Men with calcified PD represent a difficult-to-treat population that has by and large been neglected in published reports of PD therapy. In this study, we report that PTX has efficacy in reducing penile calcium burden in men with PD and sonographic evidence of penile calcification. Furthermore, men taking PTX were less likely to experience worsening in their subjective assessment of their clinical condition.
A number of previous studies have reported declines in plaque size and consistency with medical therapies. Levine20
reported a substantial reduction in plaque size in 38 men treated with biweekly penile verapamil injections over a 6-month period; substantial plaque softening was also noted in treated men. Rehman et al.8
reported similar results in a single-blind randomized study of 14 men treated with intralesional verapamil. In a larger randomized clinical trial of 117 men, Hellstrom et al.4
reported greater rates of plaque shrinkage and softening in men treated with intralesional injection of interferon alpha-2b. However, a smaller trial of 30 men with PD were treated with intralesional interferon weekly for 12 weeks versus vitamin E 400 IU daily, as a control group did not demonstrate any significant differences between groups or changes over time.5
Most recently, Jordan21
reported on 25 patients with PD who were treated with intralesional injection of clostridial collagenase (two cycles of three injections). Significant declines in mean plaque length and width were noted at 3-, 6- and 9-month follow-up time points. Although these trials suggest a number of different treatments, which may be efficacious in managing penile plaques, calcification was not the primary end point in any of these and it is therefore unclear whether or not these modalities are useful in calcified PD. Indeed, for several of these trials, tunical calcification was not explicitly assessed or was an exclusion criterion for enrollment.4,8,21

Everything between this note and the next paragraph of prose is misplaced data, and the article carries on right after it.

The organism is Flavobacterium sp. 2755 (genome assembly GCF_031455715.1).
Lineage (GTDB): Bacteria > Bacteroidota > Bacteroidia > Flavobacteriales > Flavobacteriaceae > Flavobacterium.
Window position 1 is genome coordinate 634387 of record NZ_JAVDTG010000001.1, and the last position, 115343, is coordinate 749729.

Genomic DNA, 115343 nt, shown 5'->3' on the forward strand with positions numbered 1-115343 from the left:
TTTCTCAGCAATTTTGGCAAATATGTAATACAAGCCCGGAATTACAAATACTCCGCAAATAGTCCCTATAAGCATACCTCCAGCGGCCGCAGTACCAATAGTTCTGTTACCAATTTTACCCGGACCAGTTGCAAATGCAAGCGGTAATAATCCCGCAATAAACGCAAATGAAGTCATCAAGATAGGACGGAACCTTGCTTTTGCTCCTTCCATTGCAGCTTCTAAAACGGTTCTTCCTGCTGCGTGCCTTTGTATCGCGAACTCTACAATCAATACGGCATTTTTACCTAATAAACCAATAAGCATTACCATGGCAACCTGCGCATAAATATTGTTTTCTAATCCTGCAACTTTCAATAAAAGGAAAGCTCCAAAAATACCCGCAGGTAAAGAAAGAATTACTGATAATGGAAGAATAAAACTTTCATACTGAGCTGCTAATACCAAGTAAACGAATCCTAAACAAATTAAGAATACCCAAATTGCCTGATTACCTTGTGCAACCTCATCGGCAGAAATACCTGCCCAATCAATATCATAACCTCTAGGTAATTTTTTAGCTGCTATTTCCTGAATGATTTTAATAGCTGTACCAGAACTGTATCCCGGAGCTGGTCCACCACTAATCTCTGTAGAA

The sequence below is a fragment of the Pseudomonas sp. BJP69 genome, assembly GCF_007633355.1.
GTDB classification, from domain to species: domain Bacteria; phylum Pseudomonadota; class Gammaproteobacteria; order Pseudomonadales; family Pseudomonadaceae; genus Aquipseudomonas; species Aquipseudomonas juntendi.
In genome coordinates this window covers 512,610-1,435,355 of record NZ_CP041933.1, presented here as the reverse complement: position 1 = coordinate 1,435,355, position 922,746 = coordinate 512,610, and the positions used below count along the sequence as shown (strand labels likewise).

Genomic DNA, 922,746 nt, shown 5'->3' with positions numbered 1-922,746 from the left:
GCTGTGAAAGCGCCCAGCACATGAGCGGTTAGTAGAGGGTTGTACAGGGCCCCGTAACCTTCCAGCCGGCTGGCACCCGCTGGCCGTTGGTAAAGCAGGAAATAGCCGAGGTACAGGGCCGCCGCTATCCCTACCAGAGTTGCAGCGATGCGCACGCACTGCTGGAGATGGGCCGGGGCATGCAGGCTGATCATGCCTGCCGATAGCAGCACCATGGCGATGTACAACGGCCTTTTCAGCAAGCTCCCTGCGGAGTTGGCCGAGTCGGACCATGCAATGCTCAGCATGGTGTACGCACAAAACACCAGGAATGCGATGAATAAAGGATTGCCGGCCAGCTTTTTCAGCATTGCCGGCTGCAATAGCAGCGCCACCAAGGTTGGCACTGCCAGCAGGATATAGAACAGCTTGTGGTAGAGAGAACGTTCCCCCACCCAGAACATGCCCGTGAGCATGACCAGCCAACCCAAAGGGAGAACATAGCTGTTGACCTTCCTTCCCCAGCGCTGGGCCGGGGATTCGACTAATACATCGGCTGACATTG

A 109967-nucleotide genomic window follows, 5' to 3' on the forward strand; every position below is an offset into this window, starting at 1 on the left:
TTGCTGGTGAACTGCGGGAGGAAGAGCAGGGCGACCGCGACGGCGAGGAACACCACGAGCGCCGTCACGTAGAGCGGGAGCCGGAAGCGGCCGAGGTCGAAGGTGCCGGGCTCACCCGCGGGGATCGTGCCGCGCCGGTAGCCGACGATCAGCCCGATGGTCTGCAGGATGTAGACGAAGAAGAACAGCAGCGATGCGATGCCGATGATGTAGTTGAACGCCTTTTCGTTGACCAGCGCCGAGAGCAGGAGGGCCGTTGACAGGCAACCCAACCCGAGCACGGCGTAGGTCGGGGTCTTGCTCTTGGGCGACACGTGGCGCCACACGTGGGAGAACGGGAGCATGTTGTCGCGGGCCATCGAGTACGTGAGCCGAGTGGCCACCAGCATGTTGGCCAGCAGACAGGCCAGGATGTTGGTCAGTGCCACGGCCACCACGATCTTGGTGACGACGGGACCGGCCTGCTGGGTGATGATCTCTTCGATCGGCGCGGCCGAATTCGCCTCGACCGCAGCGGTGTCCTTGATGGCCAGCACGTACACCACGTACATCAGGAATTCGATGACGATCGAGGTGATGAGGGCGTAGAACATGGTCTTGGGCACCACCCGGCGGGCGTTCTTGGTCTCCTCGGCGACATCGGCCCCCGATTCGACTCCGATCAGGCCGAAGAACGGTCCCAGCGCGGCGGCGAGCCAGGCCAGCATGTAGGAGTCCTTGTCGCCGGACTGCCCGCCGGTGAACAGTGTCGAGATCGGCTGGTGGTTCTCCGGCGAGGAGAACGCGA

It has been demonstrated in vitro
that cells derived from both normal tunica albuginea and PD plaque express osteogenic markers and have the capacity to undergo calcification. Incubation with tumor growth factor-beta, a known mediator of the PD phenotype,22
was shown to induce differentiation of cells into osteoblasts and myofibroblasts. This finding suggests that differentiation of cells along the osteoblast lineage is one possible mechanism for penile calcification in clinical PD.23
Although some data suggest that PTX blocks the tumor growth factor-beta pathways,24
the mechanism by which PTX might induce regression of calcified plaques is unclear. PTX has been shown to improve microcirculation through reducing blood viscosity. PTX increases erythrocyte deformability, decreases platelet aggregation and decreases fibrinogen levels.25,26
Furthermore, in an animal model, PTX was associated with increasing fibrinolytic activity in the peritoneum leading to a decrease in formation of peritoneal adhesions.27
This may be relevant to PD as it has been shown that fibrin can induce PD-like lesions in animal models.28
Therefore, along with its antifibrotic and anti-inflammatory properties, PTX may increase microcirculation in the site of fibrotic and calcified plaques, leading to faster plaque resolution and a decrease in calcification over time. Further study of mechanisms will be required to determine the actual activity of PTX in PD plaques.
Several limitations of this study are worth noting. Our relatively small sample size precluded a comprehensive multivariable analysis and the population was not randomized at baseline. Objective data on change in penile curvature, plaque volume, erectile function and erectile pain were not universally collected and therefore could not be included in the analysis. Because of this study design, it is possible that systematic differences between men taking PTX and those not taking PTX can explain some of the differences observed. It is also possible that men taking PTX were observed differentially relative to men not receiving PTX. Furthermore, unmeasured confounders could account for outcome differences between men who were or were not treated with PTX. As such, these results should be considered preliminary.
Despite these limitations, our study is unique in that it addresses the impact of PTX on calcium deposits in PD. To our knowledge, no previous study has documented a decline or stabilization in penile calcium burden with PTX therapy. This novel finding suggests that PTX may have particular efficacy in PD, even during the chronic phase of disease. This medication is cheap, well tolerated and has a strong basic science rationale to support its use. A randomized controlled trial evaluating the effect of PTX on calcifications and other clinical outcomes is needed to determine the role of PTX in the management of PD.